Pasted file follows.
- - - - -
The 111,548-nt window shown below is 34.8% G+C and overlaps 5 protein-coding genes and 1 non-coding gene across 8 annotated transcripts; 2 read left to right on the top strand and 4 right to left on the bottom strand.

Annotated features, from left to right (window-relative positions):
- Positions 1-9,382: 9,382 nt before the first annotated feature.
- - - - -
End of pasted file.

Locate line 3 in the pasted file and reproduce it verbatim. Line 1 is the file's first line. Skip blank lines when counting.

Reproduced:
- Positions 1-9,382: 9,382 nt before the first annotated feature.